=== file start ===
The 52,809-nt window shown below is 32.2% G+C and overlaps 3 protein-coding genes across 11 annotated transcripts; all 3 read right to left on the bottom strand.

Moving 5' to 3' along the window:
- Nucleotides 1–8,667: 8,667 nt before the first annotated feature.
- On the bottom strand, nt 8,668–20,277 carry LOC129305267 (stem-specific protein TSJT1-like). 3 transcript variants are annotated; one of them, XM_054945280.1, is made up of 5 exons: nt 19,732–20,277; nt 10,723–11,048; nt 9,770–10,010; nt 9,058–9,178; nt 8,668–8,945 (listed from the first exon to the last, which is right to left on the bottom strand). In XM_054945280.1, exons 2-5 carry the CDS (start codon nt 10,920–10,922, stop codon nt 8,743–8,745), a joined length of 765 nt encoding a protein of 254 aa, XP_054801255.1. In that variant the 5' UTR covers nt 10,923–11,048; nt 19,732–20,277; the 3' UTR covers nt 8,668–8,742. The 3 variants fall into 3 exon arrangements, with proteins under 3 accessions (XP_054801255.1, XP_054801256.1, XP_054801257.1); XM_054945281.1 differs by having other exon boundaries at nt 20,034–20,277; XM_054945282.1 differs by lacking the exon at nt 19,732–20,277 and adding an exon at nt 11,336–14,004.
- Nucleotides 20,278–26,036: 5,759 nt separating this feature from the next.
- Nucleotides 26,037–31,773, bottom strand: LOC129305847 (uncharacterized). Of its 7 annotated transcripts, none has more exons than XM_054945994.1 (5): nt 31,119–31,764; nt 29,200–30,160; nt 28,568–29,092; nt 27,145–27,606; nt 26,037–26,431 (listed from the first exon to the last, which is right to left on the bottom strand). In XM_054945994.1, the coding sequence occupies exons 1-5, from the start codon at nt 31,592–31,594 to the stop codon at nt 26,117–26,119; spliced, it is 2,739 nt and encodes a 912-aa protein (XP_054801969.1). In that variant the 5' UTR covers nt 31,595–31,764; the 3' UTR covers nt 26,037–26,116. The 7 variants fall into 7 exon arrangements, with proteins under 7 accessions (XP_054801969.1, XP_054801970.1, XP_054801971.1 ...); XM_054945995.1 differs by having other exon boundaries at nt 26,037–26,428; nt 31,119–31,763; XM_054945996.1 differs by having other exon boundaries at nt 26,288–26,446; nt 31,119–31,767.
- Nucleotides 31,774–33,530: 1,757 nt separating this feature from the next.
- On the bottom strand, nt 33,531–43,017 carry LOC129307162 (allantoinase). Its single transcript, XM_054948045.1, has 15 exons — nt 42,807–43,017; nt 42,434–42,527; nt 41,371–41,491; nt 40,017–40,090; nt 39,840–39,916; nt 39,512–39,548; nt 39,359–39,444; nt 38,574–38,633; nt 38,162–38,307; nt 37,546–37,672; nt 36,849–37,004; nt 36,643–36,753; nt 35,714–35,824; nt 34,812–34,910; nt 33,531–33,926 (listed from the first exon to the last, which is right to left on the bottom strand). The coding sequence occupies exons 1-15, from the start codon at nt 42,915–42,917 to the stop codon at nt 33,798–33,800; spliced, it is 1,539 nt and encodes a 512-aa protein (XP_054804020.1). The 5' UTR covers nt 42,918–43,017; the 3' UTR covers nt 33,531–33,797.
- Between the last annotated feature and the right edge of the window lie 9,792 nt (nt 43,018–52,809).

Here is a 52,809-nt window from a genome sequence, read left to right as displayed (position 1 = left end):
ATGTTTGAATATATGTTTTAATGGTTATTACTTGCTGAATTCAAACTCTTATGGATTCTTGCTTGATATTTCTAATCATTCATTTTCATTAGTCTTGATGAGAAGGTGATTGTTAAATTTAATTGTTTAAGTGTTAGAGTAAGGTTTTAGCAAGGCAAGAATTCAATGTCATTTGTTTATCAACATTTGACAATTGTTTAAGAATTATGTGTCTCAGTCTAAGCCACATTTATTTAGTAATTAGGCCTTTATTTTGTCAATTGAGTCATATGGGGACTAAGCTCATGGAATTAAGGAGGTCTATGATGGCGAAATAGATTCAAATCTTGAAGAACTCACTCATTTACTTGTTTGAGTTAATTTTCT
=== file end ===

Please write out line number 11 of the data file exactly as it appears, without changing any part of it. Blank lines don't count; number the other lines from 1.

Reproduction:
ATGTTTGAATATATGTTTTAATGGTTATTACTTGCTGAATTCAAACTCTTATGGATTCTTGCTTGATATTTCTAATCATTCATTTTCATTAGTCTTGATGAGAAGGTGATTGTTAAATTTAATTGTTTAAGTGTTAGAGTAAGGTTTTAGCAAGGCAAGAATTCAATGTCATTTGTTTATCAACATTTGACAATTGTTTAAGAATTATGTGTCTCAGTCTAAGCCACATTTATTTAGTAATTAGGCCTTTATTTTGTCAATTGAGTCATATGGGGACTAAGCTCATGGAATTAAGGAGGTCTATGATGGCGAAATAGATTCAAATCTTGAAGAACTCACTCATTTACTTGTTTGAGTTAATTTTCT